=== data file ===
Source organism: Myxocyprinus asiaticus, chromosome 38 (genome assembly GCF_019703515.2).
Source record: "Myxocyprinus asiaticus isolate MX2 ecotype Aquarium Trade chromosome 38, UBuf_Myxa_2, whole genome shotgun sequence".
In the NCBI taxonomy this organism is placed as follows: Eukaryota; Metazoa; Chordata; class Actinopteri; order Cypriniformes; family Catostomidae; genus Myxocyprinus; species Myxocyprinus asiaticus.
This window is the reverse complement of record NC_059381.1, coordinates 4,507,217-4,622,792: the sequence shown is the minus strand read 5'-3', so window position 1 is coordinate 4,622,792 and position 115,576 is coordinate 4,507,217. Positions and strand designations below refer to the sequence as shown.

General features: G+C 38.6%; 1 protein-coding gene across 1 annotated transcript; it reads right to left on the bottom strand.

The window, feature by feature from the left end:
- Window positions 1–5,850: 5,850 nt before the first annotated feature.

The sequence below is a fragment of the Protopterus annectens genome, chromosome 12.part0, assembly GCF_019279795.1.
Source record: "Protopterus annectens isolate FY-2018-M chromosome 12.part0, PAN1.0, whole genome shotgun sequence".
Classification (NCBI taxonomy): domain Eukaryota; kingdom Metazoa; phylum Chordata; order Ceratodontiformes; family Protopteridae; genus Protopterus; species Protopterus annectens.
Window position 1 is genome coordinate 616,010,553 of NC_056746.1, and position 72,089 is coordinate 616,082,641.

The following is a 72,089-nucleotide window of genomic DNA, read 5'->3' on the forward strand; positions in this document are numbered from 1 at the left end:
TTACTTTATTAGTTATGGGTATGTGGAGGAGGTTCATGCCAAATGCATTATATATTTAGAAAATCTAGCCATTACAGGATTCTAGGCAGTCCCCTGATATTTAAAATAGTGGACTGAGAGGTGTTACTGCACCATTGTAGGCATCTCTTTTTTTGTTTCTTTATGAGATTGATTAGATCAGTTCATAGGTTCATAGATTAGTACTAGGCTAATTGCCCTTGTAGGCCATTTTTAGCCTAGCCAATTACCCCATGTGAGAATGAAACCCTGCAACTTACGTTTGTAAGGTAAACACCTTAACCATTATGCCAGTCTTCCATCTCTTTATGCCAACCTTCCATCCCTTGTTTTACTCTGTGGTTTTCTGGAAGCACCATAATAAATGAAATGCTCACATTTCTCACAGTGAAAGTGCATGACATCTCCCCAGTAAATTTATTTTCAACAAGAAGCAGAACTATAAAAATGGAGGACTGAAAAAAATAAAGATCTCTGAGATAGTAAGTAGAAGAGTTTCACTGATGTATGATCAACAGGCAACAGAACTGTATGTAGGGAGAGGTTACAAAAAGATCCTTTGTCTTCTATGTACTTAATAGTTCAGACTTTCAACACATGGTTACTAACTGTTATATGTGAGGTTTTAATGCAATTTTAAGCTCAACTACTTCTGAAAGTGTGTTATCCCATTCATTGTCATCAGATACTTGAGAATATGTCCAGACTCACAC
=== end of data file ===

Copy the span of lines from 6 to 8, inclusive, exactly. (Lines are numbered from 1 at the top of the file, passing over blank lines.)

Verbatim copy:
The window, feature by feature from the left end:
- Window positions 1–5,850: 5,850 nt before the first annotated feature.

The sequence below is a fragment of the Protopterus annectens genome, chromosome 12.part0, assembly GCF_019279795.1.